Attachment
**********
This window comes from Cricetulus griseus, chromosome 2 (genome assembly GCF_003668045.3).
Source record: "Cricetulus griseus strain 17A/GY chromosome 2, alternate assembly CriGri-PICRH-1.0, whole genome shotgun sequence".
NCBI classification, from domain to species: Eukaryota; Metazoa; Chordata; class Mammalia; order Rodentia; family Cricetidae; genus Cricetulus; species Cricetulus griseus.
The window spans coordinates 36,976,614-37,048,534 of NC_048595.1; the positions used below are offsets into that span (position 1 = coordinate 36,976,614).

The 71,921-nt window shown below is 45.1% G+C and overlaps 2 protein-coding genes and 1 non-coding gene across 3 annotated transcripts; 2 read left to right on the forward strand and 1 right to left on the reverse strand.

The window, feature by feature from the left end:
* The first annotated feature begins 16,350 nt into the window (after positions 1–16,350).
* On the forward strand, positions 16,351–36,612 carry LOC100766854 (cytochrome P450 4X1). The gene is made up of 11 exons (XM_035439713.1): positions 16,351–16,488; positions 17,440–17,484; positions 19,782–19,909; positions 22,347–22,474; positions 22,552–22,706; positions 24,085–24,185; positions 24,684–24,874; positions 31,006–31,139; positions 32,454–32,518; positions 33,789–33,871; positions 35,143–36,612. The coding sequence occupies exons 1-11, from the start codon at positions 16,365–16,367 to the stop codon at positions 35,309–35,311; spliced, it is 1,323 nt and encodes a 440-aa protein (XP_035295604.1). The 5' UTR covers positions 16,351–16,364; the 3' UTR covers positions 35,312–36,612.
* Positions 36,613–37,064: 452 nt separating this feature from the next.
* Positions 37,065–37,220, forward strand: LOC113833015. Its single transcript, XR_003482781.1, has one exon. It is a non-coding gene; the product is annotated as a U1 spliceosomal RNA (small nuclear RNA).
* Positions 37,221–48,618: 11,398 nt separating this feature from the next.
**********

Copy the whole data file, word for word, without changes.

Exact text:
This window comes from Cricetulus griseus, chromosome 2 (genome assembly GCF_003668045.3).
Source record: "Cricetulus griseus strain 17A/GY chromosome 2, alternate assembly CriGri-PICRH-1.0, whole genome shotgun sequence".
NCBI classification, from domain to species: Eukaryota; Metazoa; Chordata; class Mammalia; order Rodentia; family Cricetidae; genus Cricetulus; species Cricetulus griseus.
The window spans coordinates 36,976,614-37,048,534 of NC_048595.1; the positions used below are offsets into that span (position 1 = coordinate 36,976,614).

The 71,921-nt window shown below is 45.1% G+C and overlaps 2 protein-coding genes and 1 non-coding gene across 3 annotated transcripts; 2 read left to right on the forward strand and 1 right to left on the reverse strand.

The window, feature by feature from the left end:
* The first annotated feature begins 16,350 nt into the window (after positions 1–16,350).
* On the forward strand, positions 16,351–36,612 carry LOC100766854 (cytochrome P450 4X1). The gene is made up of 11 exons (XM_035439713.1): positions 16,351–16,488; positions 17,440–17,484; positions 19,782–19,909; positions 22,347–22,474; positions 22,552–22,706; positions 24,085–24,185; positions 24,684–24,874; positions 31,006–31,139; positions 32,454–32,518; positions 33,789–33,871; positions 35,143–36,612. The coding sequence occupies exons 1-11, from the start codon at positions 16,365–16,367 to the stop codon at positions 35,309–35,311; spliced, it is 1,323 nt and encodes a 440-aa protein (XP_035295604.1). The 5' UTR covers positions 16,351–16,364; the 3' UTR covers positions 35,312–36,612.
* Positions 36,613–37,064: 452 nt separating this feature from the next.
* Positions 37,065–37,220, forward strand: LOC113833015. Its single transcript, XR_003482781.1, has one exon. It is a non-coding gene; the product is annotated as a U1 spliceosomal RNA (small nuclear RNA).
* Positions 37,221–48,618: 11,398 nt separating this feature from the next.